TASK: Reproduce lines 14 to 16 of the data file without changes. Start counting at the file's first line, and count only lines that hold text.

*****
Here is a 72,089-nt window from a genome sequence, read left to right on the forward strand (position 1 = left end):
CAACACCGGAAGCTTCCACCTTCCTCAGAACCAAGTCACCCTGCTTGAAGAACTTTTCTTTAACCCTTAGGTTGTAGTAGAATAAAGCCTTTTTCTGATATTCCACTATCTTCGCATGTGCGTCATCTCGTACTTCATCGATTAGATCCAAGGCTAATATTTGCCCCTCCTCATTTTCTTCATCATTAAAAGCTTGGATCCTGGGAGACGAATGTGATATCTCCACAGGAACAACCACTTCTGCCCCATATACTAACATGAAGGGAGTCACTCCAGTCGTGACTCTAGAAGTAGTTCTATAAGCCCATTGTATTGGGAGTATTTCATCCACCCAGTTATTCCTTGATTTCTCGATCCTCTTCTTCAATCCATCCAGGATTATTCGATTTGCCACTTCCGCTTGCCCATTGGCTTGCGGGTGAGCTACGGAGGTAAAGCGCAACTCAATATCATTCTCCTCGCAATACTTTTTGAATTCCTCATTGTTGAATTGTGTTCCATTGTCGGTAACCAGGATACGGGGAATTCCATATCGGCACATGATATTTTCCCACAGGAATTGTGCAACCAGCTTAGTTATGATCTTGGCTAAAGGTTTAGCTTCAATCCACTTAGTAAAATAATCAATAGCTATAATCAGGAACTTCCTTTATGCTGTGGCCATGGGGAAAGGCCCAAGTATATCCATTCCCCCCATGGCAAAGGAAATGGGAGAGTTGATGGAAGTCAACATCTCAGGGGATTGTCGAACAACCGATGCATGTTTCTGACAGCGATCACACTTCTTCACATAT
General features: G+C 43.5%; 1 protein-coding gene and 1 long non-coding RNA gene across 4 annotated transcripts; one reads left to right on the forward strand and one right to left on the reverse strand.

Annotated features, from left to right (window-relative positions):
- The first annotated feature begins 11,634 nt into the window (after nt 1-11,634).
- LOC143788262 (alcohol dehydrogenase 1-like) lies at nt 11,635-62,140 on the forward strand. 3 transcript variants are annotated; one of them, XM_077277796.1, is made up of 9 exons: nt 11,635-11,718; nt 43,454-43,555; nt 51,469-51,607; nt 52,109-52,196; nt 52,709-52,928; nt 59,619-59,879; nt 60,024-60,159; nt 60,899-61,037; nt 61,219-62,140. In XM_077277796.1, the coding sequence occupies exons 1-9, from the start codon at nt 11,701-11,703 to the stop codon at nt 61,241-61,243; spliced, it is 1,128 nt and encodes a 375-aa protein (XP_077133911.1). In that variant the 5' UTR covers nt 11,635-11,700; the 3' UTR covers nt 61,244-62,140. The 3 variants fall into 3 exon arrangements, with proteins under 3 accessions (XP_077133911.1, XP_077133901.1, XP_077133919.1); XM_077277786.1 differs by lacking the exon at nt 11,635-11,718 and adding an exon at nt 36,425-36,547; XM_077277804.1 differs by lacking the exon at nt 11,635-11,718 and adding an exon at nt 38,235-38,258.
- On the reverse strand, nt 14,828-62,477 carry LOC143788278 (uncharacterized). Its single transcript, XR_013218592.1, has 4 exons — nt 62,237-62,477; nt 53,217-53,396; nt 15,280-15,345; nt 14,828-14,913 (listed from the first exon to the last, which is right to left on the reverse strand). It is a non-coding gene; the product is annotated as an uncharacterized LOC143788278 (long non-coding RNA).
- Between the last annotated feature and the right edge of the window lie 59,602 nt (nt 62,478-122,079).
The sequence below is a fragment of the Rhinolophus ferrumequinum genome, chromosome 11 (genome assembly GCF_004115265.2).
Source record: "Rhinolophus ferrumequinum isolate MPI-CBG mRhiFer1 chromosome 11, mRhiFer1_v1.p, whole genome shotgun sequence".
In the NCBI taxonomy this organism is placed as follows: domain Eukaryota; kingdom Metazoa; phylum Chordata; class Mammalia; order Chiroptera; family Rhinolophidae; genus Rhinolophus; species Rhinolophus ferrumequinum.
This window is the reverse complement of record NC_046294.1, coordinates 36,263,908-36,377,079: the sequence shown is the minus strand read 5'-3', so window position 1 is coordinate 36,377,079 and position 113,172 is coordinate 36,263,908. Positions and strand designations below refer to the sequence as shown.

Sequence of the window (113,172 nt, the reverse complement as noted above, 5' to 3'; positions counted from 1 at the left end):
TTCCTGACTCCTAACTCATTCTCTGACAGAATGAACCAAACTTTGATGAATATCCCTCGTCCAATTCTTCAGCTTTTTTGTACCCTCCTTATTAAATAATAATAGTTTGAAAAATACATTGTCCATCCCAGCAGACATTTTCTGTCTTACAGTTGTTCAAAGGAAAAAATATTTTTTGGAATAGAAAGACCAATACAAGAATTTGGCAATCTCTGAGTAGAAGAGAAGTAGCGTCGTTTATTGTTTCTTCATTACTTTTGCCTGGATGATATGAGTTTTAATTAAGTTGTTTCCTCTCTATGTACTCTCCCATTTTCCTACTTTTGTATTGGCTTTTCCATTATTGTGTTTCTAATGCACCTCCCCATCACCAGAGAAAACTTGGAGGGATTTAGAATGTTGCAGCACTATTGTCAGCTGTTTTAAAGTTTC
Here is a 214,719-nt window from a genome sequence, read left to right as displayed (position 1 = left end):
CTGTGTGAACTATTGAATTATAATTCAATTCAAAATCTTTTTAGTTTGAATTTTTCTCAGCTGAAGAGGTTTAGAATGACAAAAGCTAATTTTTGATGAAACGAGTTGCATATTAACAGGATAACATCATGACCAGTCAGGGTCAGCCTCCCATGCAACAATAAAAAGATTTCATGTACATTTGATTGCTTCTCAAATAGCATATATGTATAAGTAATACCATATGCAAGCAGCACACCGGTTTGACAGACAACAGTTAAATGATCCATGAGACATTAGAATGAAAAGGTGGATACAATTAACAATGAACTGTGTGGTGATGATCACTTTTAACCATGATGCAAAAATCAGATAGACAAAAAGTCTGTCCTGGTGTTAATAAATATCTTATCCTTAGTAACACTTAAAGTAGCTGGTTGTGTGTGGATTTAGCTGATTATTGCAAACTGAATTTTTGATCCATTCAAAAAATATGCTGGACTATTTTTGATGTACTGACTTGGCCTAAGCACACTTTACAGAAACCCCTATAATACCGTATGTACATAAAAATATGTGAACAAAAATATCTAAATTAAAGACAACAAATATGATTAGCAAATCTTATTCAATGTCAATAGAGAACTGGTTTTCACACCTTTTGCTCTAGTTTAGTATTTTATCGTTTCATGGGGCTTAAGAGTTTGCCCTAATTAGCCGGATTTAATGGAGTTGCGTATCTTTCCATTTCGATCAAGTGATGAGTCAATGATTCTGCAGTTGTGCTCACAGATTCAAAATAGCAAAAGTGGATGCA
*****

TTCCTGACTCCTAACTCATTCTCTGACAGAATGAACCAAACTTTGATGAATATCCCTCGTCCAATTCTTCAGCTTTTTTGTACCCTCCTTATTAAATAATAATAGTTTGAAAAATACATTGTCCATCCCAGCAGACATTTTCTGTCTTACAGTTGTTCAAAGGAAAAAATATTTTTTGGAATAGAAAGACCAATACAAGAATTTGGCAATCTCTGAGTAGAAGAGAAGTAGCGTCGTTTATTGTTTCTTCATTACTTTTGCCTGGATGATATGAGTTTTAATTAAGTTGTTTCCTCTCTATGTACTCTCCCATTTTCCTACTTTTGTATTGGCTTTTCCATTATTGTGTTTCTAATGCACCTCCCCATCACCAGAGAAAACTTGGAGGGATTTAGAATGTTGCAGCACTATTGTCAGCTGTTTTAAAGTTTC
Here is a 214,719-nt window from a genome sequence, read left to right as displayed (position 1 = left end):
CTGTGTGAACTATTGAATTATAATTCAATTCAAAATCTTTTTAGTTTGAATTTTTCTCAGCTGAAGAGGTTTAGAATGACAAAAGCTAATTTTTGATGAAACGAGTTGCATATTAACAGGATAACATCATGACCAGTCAGGGTCAGCCTCCCATGCAACAATAAAAAGATTTCATGTACATTTGATTGCTTCTCAAATAGCATATATGTATAAGTAATACCATATGCAAGCAGCACACCGGTTTGACAGACAACAGTTAAATGATCCATGAGACATTAGAATGAAAAGGTGGATACAATTAACAATGAACTGTGTGGTGATGATCACTTTTAACCATGATGCAAAAATCAGATAGACAAAAAGTCTGTCCTGGTGTTAATAAATATCTTATCCTTAGTAACACTTAAAGTAGCTGGTTGTGTGTGGATTTAGCTGATTATTGCAAACTGAATTTTTGATCCATTCAAAAAATATGCTGGACTATTTTTGATGTACTGACTTGGCCTAAGCACACTTTACAGAAACCCCTATAATACCGTATGTACATAAAAATATGTGAACAAAAATATCTAAATTAAAGACAACAAATATGATTAGCAAATCTTATTCAATGTCAATAGAGAACTGGTTTTCACACCTTTTGCTCTAGTTTAGTATTTTATCGTTTCATGGGGCTTAAGAGTTTGCCCTAATTAGCCGGATTTAATGGAGTTGCGTATCTTTCCATTTCGATCAAGTGATGAGTCAATGATTCTGCAGTTGTGCTCACAGATTCAAAATAGCAAAAGTGGATGCA